Kosovo Power Vacuum

After months of negotiations, Kosovo's squabbling politicians have yet to agree a government and president.

Kosovo Power Vacuum

After months of negotiations, Kosovo's squabbling politicians have yet to agree a government and president.

Democracy can be harder than it looks for people who've never tried it before. Two months after the first ever democratic elections in Kosovo, nobody can agree who should run a government and who should be president.

The international community, meanwhile, runs the province as it has done since NATO kicked out the forces of former Yugoslav president Slobodan Milosevic.

The largest number of votes in the election on November 17 went to the Democratic League of Kosovo, LDK, led by Ibrahim Rugova. But he failed to muster the required parliamentary majority to install himself as head of state.

He was blocked by the Democratic Party of Kosovo, PDK, led by Hashim Thaqi and the Alliance for the Future of Kosovo, AAK, headed by Ramush Haradinaj. Both these groups considered Rugova had played too feeble a role in the battle against Serbian rule.

Of 120 seats in the assembly, LDK has 46, PDK 26, AAK 8 and the Serb coalition Povratak 22. The rest are divided between smaller Albanian and other minority parties.

Rugova offered the PDK and AAK five ministries out of the seven available and two deputy prime minister posts. He wanted to nominate the premier from his own party.

The PDK and AAK demanded "co-governance" - meaning that the posts of president, prime minister and assembly president should be shared between the three main parties.

The LDK turned this down with the approval of the then-UN administrator, Hans Haekkerup, who pushed for a ruling coalition to be formed with the help of minority parties. But the latter refused to enter the contest. Povratak is opposed to anyone becoming president.

Three rounds of assembly voting failed to deliver Rugova a presidential mandate. After that the PDK and AAK claimed he had no right to try again. They cited the Kosovo Constitutional Framework which provides for three rounds of voting but omits to say what should happen next.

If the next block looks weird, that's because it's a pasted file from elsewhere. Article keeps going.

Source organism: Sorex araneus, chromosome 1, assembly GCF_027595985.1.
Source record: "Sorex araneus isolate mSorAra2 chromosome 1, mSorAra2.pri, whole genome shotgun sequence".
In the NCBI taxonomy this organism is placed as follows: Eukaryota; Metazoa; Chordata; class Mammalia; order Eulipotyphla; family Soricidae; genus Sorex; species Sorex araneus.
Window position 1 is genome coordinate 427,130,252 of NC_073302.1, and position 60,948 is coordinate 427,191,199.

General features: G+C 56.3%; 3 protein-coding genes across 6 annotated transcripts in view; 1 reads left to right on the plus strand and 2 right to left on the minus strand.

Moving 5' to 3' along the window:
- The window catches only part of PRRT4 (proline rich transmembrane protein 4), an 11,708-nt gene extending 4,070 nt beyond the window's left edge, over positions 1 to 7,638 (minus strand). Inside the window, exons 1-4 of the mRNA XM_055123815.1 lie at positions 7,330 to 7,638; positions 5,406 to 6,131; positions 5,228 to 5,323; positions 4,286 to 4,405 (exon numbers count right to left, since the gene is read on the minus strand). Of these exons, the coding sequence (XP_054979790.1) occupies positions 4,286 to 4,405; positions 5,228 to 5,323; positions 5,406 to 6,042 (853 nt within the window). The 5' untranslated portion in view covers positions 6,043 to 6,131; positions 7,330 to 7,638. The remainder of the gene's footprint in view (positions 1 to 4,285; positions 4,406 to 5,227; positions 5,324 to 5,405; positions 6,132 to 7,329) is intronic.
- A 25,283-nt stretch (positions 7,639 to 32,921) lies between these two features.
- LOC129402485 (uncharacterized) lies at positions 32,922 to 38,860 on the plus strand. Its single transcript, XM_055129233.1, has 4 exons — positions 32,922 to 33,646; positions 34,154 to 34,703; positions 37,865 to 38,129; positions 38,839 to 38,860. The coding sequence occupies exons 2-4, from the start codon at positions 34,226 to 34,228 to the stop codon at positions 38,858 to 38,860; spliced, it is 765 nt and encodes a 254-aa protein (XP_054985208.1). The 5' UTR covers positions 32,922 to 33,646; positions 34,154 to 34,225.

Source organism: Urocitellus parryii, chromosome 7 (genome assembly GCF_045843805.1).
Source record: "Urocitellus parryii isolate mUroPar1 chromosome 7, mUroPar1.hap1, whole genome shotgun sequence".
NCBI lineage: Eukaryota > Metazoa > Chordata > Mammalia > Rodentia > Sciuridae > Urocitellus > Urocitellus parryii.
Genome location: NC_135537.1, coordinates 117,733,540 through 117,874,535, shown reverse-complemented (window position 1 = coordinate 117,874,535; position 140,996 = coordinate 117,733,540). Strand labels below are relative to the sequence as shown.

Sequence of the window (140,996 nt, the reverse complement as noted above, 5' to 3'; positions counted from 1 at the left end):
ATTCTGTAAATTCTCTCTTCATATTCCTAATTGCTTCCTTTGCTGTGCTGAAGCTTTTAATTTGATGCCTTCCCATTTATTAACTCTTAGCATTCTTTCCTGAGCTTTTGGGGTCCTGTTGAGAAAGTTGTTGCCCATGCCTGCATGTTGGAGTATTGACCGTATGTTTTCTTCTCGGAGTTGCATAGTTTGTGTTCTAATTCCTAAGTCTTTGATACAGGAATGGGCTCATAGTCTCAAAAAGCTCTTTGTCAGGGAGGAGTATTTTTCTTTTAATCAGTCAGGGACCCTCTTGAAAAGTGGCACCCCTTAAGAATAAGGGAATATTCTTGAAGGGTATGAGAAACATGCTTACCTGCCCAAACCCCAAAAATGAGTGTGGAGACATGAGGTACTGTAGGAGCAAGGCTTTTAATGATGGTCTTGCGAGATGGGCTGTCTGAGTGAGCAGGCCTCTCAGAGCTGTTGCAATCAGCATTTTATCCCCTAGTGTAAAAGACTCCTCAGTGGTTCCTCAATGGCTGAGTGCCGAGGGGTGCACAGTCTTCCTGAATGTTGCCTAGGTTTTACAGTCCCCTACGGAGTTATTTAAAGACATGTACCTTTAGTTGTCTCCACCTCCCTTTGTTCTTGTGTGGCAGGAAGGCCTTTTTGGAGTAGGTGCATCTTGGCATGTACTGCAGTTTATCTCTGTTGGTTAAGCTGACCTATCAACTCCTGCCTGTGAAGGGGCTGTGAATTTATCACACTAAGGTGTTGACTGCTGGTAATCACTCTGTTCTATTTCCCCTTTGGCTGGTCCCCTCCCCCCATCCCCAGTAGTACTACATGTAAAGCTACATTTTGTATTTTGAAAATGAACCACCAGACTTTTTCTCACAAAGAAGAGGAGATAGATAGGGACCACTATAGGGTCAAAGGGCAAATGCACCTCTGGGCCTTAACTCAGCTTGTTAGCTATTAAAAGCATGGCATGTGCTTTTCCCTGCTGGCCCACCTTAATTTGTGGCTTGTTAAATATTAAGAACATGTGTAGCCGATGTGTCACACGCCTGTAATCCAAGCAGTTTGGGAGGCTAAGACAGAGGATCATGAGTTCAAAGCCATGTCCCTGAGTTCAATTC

Representatives of the United States, Germany, France, Italy and United Kingdom, who make up QUINT, an international conciliation service, organised two meetings between LDK, PDK, AAK and Povratak at the US government office in Pristina last week but failed to break the deadlock.

The lack of progress is leading to growing radicalism within Rugova's party. An LDK forum last week stated, "the talks with other parties have ended". Any concession to grant the PDK the position of prime minister could break up the LDK when its convention meets in April.

At the same time, cooperation between the PDK and AAK is improving all the time. Both have found a common strategy, pushing up the price of their support so as to steer Rugova towards seeking the backing of Povratak, an embrace which could tear the LDK apart.

Povratak has posed virtually unacceptable conditions. These include a renunciation of demands for the independence of Kosovo. No Albanian politician could accept that.

The US office meetings in Pristina demonstrated that all the Kosovo parties are too far apart and their perception of the province's reality too foggy.

In an effort to break the deadlock, the AAK stepped aside from the bargaining and said it would leave matters to the PDK and LDK. But the former then began making demands which were unacceptable to the latter.

The international community feels no obligation to step in. It says its role is to assist the Kosovars, not to deliver a ready-made solution.

Kosovar disappointment over their squabbling leaders is growing. They feel their hopes for the creation of self-government are being betrayed. Many blame the Constitutional Framework which provides for 20 seats to be set aside for minorities. This increases small party representation in the legislation but makes it harder for main parties to secure a majority.

While all this is going on, people worry about daily problems like price increases and the 55 per cent unemployment rate. Recent conversion to the euro has raised the price of bread - the main Kosovar staple - by 40 per cent.

Among other political options being floated at the moment is the idea of a government composed entirely of technical administrative experts. But everyone knows that among the first issues facing a government will be the question of Kosovar independence. No technical experts would be able to tackle that.

Arben Qirezi is a regular IWPR contributor.

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